FROM CLINICAL GASTROENTEROLOGY AND HEPATOLOGY
Seven weeks of treatment with delta-9-atetrahydrocannabinol (THC) did not improve chronic abdominal pain in a placebo-controlled trial of 65 adults.
Treatment “was safe and well tolerated,” but did not significantly reduce pain scores or secondary efficacy outcomes, Marjan de Vries, MSc, and her associates wrote in the July issue of Clinical Gastroenterology and Hepatology ( doi: 10.1016/j.cgh.2016.09.147 ). Studies have not clearly shown that THC improves central pain sensitization, a key mechanism in chronic abdominal pain, they noted. Future studies of THC and central sensitization include quantitative sensory testing or electroencephalography, they added.
Treatment-refractory chronic abdominal pain is common after abdominal surgery or in chronic pancreatitis, wrote Ms. de Vries of Radboud University Medical Center, Nijmegen, the Netherlands. Affected patients tend to develop central sensitization, or hyper-responsive nociceptive central nervous system pathways. When this happens, pain no longer couples reliably with peripheral stimuli, and therapy targeting central nociceptive pathways is indicated. The main psychoactive compound of Cannabis sativa is THC, which interacts with CB1 receptors in the central nervous system, including in areas of the brain that help regulate emotions, such as the amygdala. Emotion-processing circuits are often overactive in chronic pain, and disrupting them might help modify pain perception, the investigators hypothesized. Therefore, they randomly assigned 65 adults with at least 3 months of abdominal pain related to chronic pancreatitis or abdominal surgery to receive oral placebo or THC tablets three times daily for 50-52 days. The 31 patients in the THC group received step-up dosing (3 mg per dose for 5 days, followed by 5 mg per dose for 5 days) followed by stable dosing at 8 mg. Both groups continued other prescribed analgesics as usual, including oxycontin, fentanyl, morphine, codeine, tramadol, paracetamol, anti-epileptics, and nonsteroidal anti-inflammatories. All but two study participants were white, 25 were male, and 24 were female.
At baseline, all patients reported pain of at least 3 on an 11-point visual analogue scale (VAS). By days 50-52, average VAS scores decreased by 1.6 points (40%) in the THC group and by 1.9 points (37%) in the placebo group (P = .9). Although a strong placebo effect is common in studies of visceral pain, that did not prevent pregabalin from significantly outperforming placebo in another similarly designed randomized clinical trial of patients from this study group with chronic pancreatitis, the investigators noted.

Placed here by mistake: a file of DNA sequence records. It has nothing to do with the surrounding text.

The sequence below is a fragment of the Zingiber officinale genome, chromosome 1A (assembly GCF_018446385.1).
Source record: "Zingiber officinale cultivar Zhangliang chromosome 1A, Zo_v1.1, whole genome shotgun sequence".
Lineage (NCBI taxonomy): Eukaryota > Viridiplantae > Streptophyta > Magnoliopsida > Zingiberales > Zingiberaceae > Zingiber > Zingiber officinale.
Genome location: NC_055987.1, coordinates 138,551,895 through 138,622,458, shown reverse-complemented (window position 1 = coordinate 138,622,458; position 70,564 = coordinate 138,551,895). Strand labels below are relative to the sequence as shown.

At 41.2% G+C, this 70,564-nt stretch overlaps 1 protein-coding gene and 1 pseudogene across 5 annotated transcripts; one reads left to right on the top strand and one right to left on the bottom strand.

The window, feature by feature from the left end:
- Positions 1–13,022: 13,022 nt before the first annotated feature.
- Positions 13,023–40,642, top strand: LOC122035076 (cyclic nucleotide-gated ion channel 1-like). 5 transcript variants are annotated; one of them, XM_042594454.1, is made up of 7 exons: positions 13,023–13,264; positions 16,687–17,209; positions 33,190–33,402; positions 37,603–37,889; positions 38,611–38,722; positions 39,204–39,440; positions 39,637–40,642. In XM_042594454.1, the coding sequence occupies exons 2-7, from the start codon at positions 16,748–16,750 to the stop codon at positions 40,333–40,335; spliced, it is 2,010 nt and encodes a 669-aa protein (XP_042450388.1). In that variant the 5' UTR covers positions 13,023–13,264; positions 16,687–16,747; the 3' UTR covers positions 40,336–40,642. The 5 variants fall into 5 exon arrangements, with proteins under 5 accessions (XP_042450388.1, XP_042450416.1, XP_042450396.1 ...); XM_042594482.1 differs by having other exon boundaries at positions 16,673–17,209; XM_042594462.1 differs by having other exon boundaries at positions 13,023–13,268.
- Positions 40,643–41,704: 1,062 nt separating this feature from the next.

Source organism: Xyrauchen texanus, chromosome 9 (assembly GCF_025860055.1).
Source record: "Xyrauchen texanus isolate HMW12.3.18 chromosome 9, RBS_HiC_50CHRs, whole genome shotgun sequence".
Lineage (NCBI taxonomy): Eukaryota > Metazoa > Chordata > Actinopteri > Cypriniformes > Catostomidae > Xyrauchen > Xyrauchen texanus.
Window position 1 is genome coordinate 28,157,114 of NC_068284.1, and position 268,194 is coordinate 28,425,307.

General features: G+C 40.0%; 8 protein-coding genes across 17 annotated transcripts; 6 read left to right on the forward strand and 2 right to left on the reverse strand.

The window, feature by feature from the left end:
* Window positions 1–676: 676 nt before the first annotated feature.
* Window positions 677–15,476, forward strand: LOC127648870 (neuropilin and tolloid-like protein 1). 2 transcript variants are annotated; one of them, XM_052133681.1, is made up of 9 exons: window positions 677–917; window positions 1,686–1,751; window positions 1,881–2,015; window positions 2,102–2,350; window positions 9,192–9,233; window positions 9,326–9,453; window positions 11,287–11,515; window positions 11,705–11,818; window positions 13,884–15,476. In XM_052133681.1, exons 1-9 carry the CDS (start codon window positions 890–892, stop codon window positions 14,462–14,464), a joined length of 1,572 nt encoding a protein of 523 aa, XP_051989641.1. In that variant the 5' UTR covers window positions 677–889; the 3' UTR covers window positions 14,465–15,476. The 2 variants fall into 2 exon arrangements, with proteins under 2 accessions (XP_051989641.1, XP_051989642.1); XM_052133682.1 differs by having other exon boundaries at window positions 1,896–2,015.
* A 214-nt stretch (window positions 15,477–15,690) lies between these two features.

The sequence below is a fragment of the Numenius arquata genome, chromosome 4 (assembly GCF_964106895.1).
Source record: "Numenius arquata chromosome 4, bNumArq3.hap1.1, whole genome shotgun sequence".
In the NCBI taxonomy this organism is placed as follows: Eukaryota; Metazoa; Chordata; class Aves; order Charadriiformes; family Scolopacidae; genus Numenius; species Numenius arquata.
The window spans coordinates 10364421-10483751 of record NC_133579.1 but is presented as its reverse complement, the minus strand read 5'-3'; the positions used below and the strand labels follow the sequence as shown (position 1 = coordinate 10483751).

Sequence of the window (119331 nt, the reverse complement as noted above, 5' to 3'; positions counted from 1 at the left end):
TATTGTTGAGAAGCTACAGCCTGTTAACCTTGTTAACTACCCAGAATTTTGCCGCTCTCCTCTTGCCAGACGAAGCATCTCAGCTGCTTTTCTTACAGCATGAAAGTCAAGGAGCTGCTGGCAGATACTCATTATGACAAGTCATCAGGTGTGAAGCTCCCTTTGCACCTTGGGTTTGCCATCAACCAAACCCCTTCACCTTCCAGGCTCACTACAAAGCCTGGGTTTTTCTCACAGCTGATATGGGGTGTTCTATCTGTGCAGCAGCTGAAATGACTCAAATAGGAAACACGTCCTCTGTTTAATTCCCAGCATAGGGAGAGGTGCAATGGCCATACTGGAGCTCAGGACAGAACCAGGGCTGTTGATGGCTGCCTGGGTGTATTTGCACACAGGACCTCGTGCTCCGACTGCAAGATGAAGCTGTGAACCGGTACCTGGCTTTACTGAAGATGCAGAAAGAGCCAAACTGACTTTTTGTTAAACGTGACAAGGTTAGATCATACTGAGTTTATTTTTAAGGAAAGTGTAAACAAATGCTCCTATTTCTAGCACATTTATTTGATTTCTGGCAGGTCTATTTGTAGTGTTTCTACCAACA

The THC and placebo groups also resembled each other on various secondary outcome measures, including patient global impression of change, pain catastrophizing, pain-related anxiety, measures of depression and generalized anxiety, and subjective impressions of alertness, mood, feeling “high,” drowsiness, and difficulties in controlling thoughts. The only exception was that the THC group showed a trend toward improvement on the Short Form 36, compared with the placebo group (P = .051).
Pharmacokinetic analysis showed good oral absorption of THC. Dizziness, somnolence, and headache were common in both groups, but were more frequent with THC than placebo, as was nausea, dry mouth, and visual impairment. There were no serious treatment-related adverse events, although seven patients stopped THC because they could not tolerate the maximum dose.
Some evidence suggests that the shift from acute to chronic pain entails a transition from nociceptive to cognitive, affective, and autonomic sensitization, the researchers noted. “Therefore, an agent targeting particular brain areas related to the cognitive emotional feature of chronic pain, such as THC, might be efficacious in our chronic pain population, but might be better measured by using affective outcomes of pain,” they concluded.
The trial was supported by a grant from the European Union, the European Fund for Regional Development, and the Province of Gelderland. The THC was provided by Echo Pharmaceuticals, Nijmegen, the Netherlands. The investigators reported having no conflicts of interest.